A solution to the AFL Conference System

With so much speculation around regarding how the AFL will look in 2012, I’ve decided to form a proposal and send it to the AFL. A lot of study has gone into this and I believe that this is the best option for the future, should the AFL decided to (as expected) move towards a conference system.

Firstly, there needs to be just 2 conferences which will have 9 teams in each as it will ensure the Home & Away season is kept to 25 weeks. This is how it’ll work;

* The Home & Away Season will commence on the weekend of Saturday 17th March 2012 and run for 25 consecutive weeks, ending on the weekend of Saturday September 1st 2012.

* Each team will play all other 8 members in their conference twice (16 games) and members of the alternative conference once (9 games).

* Fixturing can be done at a later date by the AFL, but with 18 teams the need for a “Bye” is eliminated.

I believe the two conference system needs to be as follows;

There are a number of ways in which this can be justified, the most important of these include;

* The major rivalries within in the AFL are grouped together. This includes both traditional Victorian rivalries and also “local derby” rivalries from New South Wales, Queensland, Western Australia and South Australia respectively.

* There are 5 Victorian teams and 4 interstate teams in each conference, this means the travelling will be as even as it possibly can be.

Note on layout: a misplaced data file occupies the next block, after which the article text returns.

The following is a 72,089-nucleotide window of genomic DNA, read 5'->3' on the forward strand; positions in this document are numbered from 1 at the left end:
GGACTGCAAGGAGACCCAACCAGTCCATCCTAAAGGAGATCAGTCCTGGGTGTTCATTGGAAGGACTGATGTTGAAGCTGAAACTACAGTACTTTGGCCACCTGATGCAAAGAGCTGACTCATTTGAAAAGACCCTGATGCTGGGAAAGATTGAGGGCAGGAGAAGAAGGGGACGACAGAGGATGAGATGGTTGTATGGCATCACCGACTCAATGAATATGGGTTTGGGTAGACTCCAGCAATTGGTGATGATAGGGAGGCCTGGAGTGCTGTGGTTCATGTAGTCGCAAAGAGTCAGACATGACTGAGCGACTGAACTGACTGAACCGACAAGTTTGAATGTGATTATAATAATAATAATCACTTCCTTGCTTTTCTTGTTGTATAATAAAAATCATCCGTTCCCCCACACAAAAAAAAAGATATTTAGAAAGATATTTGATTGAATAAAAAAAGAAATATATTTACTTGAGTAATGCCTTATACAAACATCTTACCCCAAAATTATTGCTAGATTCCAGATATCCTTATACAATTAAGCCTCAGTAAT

Finals will begin on the weekend following the Home & Away season, and will run for 5 weeks in total.

The AFL would be best off introducing a “Top 10″ style system, similar to the system the NRL used in 1998 when they had 20 teams competing.

The way that this would work is as follows;

* The winners of each conference would be ranked numbers 1 and 2 respectively. In order to reward these 2 teams, they will receive a week off in week 1 of the finals.

* The remaining 8 teams will be ranked 3-10, in an order which represents their winning record throughout the Home & Away season.

The episode interactive play to get gems following diagram highlights how the finals series would be played out, assuming the highest ranked team wins each week.

Key: Winners (Blue arrows), Losers with double-chance (Red arrows)

To the naked eye, this may look confusing, however it was proven to work successfully in the 1998 NRL season.

The key thing to note in this system is that if matches go according to rankings, the best teams will continue to survive. For example;

– In week 1, teams ranked 9 and 10 will be eliminated.
– In week 2, teams ranked 7 and 8 will be eliminated.
– In week 3, teams ranked 5 and 6 will be eliminated.
– In week 4, teams ranked 3 and 4 will be eliminated.

This will ensure that the best 2 teams in the entire AFL will have the opportunity to play off for the premiership. This is a superior system to the conference system in most American sports where quite often, the best 2 teams are from the same conference and as a result, can not play off for the championship.

With the removal of the NAB Cup and the introduction of this system, the length of the season isn’t extended longer than what it currently is, ensuring summer sports such as cricket won’t be affected.

In conclusion, this is not only the fairest system for all teams within the AFL, but it will also guarantee the highest number of marquee games. This will ensure that the fans are happy and that the economic profits will be maximized through both match attendance and more importantly, TV ratings.

DJC